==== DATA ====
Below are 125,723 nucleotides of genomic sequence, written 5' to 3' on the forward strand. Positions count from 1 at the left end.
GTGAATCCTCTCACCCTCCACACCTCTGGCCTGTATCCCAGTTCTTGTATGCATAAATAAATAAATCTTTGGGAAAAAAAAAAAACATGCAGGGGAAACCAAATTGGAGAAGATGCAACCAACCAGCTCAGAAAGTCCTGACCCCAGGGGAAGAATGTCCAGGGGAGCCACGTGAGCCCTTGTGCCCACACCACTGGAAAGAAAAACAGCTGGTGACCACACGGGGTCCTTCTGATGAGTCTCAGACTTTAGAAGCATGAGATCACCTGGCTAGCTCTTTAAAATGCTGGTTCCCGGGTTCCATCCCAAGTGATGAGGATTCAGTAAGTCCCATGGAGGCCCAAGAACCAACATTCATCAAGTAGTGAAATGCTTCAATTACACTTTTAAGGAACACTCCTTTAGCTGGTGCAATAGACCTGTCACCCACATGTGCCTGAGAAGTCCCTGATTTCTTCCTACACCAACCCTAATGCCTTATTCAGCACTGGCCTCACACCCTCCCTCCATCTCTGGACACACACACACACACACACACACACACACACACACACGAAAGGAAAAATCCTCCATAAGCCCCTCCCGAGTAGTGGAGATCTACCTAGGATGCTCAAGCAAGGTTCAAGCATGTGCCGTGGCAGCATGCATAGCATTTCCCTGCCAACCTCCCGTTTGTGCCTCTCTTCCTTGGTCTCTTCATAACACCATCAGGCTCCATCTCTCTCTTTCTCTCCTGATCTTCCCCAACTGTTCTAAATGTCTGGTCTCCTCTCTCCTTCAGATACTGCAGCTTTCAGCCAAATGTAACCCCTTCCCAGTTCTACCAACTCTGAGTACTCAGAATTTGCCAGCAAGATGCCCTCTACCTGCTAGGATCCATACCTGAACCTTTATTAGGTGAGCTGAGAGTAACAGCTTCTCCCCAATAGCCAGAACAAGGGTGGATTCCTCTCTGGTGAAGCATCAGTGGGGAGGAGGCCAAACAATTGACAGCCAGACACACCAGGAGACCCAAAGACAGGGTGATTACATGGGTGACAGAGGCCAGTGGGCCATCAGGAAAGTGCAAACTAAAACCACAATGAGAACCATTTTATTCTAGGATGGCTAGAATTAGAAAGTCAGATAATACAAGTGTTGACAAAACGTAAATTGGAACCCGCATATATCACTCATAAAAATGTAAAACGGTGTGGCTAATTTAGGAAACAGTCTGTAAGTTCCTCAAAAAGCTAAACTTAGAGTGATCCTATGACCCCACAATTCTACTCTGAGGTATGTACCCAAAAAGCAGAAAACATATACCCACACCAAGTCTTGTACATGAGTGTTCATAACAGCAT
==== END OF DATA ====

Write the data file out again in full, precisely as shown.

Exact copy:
Below are 125,723 nucleotides of genomic sequence, written 5' to 3' on the forward strand. Positions count from 1 at the left end.
GTGAATCCTCTCACCCTCCACACCTCTGGCCTGTATCCCAGTTCTTGTATGCATAAATAAATAAATCTTTGGGAAAAAAAAAAAACATGCAGGGGAAACCAAATTGGAGAAGATGCAACCAACCAGCTCAGAAAGTCCTGACCCCAGGGGAAGAATGTCCAGGGGAGCCACGTGAGCCCTTGTGCCCACACCACTGGAAAGAAAAACAGCTGGTGACCACACGGGGTCCTTCTGATGAGTCTCAGACTTTAGAAGCATGAGATCACCTGGCTAGCTCTTTAAAATGCTGGTTCCCGGGTTCCATCCCAAGTGATGAGGATTCAGTAAGTCCCATGGAGGCCCAAGAACCAACATTCATCAAGTAGTGAAATGCTTCAATTACACTTTTAAGGAACACTCCTTTAGCTGGTGCAATAGACCTGTCACCCACATGTGCCTGAGAAGTCCCTGATTTCTTCCTACACCAACCCTAATGCCTTATTCAGCACTGGCCTCACACCCTCCCTCCATCTCTGGACACACACACACACACACACACACACACACACACACACGAAAGGAAAAATCCTCCATAAGCCCCTCCCGAGTAGTGGAGATCTACCTAGGATGCTCAAGCAAGGTTCAAGCATGTGCCGTGGCAGCATGCATAGCATTTCCCTGCCAACCTCCCGTTTGTGCCTCTCTTCCTTGGTCTCTTCATAACACCATCAGGCTCCATCTCTCTCTTTCTCTCCTGATCTTCCCCAACTGTTCTAAATGTCTGGTCTCCTCTCTCCTTCAGATACTGCAGCTTTCAGCCAAATGTAACCCCTTCCCAGTTCTACCAACTCTGAGTACTCAGAATTTGCCAGCAAGATGCCCTCTACCTGCTAGGATCCATACCTGAACCTTTATTAGGTGAGCTGAGAGTAACAGCTTCTCCCCAATAGCCAGAACAAGGGTGGATTCCTCTCTGGTGAAGCATCAGTGGGGAGGAGGCCAAACAATTGACAGCCAGACACACCAGGAGACCCAAAGACAGGGTGATTACATGGGTGACAGAGGCCAGTGGGCCATCAGGAAAGTGCAAACTAAAACCACAATGAGAACCATTTTATTCTAGGATGGCTAGAATTAGAAAGTCAGATAATACAAGTGTTGACAAAACGTAAATTGGAACCCGCATATATCACTCATAAAAATGTAAAACGGTGTGGCTAATTTAGGAAACAGTCTGTAAGTTCCTCAAAAAGCTAAACTTAGAGTGATCCTATGACCCCACAATTCTACTCTGAGGTATGTACCCAAAAAGCAGAAAACATATACCCACACCAAGTCTTGTACATGAGTGTTCATAACAGCAT